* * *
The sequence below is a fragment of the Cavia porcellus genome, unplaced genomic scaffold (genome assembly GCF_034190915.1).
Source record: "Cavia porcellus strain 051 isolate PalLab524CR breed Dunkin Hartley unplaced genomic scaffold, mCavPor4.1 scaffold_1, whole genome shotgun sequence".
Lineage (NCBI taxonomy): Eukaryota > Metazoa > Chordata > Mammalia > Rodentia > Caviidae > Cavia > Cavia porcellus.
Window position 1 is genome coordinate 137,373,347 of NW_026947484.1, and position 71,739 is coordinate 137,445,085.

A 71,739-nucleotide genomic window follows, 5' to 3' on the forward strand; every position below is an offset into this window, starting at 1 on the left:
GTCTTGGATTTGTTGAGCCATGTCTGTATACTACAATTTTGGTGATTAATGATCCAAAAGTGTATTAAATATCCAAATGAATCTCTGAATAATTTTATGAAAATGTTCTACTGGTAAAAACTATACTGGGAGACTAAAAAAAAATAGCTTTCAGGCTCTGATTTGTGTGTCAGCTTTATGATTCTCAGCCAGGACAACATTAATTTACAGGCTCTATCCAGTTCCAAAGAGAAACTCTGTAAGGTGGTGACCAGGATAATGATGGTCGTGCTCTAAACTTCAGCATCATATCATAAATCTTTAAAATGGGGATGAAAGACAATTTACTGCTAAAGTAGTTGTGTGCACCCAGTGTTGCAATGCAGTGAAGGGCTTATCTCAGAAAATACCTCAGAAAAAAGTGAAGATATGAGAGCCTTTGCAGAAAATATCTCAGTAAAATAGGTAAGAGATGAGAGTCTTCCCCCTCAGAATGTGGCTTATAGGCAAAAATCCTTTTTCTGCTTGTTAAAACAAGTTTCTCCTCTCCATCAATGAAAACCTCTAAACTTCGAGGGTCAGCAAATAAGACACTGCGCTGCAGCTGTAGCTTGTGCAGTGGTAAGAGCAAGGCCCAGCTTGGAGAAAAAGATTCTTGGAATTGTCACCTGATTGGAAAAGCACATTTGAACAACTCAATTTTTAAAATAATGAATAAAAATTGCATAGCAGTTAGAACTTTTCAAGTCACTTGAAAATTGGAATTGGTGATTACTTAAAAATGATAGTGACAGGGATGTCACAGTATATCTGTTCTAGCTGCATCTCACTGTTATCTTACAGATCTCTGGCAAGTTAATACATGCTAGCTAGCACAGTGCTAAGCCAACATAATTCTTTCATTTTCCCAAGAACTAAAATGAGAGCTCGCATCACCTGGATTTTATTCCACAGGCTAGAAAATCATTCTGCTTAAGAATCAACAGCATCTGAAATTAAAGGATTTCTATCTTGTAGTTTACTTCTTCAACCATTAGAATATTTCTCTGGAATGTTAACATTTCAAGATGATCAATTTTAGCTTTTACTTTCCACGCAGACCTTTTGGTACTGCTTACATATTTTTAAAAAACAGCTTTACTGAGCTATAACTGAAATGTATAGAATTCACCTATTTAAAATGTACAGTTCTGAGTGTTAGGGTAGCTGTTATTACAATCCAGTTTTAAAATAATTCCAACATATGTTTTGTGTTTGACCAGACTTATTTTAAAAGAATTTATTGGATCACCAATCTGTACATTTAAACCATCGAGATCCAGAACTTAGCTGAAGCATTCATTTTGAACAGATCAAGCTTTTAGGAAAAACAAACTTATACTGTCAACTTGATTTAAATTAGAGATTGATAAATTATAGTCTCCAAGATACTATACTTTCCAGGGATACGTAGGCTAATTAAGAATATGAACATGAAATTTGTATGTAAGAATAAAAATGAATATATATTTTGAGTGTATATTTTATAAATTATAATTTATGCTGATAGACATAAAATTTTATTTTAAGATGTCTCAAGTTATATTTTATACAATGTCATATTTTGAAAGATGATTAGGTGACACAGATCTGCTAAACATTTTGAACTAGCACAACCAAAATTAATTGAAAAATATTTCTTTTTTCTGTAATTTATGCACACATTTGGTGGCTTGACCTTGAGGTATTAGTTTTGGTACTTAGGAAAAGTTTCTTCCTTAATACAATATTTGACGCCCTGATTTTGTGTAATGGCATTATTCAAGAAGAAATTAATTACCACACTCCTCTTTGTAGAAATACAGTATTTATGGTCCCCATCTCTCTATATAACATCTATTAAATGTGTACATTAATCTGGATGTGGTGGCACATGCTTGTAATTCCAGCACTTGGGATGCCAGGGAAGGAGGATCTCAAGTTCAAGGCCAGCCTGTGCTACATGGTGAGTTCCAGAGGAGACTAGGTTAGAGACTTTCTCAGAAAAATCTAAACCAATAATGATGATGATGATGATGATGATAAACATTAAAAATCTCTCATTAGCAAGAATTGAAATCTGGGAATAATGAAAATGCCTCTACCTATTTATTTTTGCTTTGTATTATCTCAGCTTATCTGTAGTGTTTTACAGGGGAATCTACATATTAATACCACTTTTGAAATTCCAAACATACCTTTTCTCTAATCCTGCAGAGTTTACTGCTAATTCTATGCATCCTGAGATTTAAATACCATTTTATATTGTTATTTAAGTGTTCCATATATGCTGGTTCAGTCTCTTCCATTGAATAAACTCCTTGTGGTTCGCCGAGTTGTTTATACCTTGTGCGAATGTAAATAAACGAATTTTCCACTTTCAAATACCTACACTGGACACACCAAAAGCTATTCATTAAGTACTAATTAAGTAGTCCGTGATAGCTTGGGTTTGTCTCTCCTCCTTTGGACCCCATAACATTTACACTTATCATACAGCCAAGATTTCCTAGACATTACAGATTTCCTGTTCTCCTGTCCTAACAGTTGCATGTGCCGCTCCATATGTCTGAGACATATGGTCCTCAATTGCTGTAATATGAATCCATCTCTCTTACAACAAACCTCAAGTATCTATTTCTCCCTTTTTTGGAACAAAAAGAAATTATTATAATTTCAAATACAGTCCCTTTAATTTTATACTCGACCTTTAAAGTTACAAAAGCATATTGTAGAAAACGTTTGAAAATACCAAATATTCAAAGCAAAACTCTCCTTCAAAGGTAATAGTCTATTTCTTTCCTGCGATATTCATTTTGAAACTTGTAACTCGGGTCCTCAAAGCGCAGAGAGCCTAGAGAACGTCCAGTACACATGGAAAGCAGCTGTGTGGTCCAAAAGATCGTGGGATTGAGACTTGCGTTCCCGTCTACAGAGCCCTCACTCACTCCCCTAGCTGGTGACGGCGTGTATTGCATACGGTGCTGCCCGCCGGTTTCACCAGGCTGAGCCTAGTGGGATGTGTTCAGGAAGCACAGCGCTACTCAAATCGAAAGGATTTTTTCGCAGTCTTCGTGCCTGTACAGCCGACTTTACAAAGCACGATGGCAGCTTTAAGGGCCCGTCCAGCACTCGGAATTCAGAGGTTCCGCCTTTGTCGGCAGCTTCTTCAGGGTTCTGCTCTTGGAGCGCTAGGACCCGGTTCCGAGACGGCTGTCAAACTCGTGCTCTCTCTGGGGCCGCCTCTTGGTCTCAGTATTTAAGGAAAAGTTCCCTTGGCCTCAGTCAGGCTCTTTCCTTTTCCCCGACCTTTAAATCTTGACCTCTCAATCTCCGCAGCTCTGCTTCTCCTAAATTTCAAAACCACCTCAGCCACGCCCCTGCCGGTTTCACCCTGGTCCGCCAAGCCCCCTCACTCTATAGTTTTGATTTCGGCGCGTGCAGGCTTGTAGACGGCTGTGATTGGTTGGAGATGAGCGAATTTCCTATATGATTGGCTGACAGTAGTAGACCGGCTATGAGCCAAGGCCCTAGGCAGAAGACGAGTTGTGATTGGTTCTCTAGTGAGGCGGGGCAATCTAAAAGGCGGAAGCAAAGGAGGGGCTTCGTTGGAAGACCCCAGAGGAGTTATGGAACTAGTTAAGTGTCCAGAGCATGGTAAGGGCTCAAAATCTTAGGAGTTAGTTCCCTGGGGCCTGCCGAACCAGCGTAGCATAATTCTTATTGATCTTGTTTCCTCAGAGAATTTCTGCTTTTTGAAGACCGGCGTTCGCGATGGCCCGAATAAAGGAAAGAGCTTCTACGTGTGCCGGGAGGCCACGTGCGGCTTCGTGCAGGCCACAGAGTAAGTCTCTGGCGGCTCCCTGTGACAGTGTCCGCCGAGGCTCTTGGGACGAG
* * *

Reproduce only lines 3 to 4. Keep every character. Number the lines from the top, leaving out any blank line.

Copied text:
Lineage (NCBI taxonomy): Eukaryota > Metazoa > Chordata > Mammalia > Rodentia > Caviidae > Cavia > Cavia porcellus.
Window position 1 is genome coordinate 137,373,347 of NW_026947484.1, and position 71,739 is coordinate 137,445,085.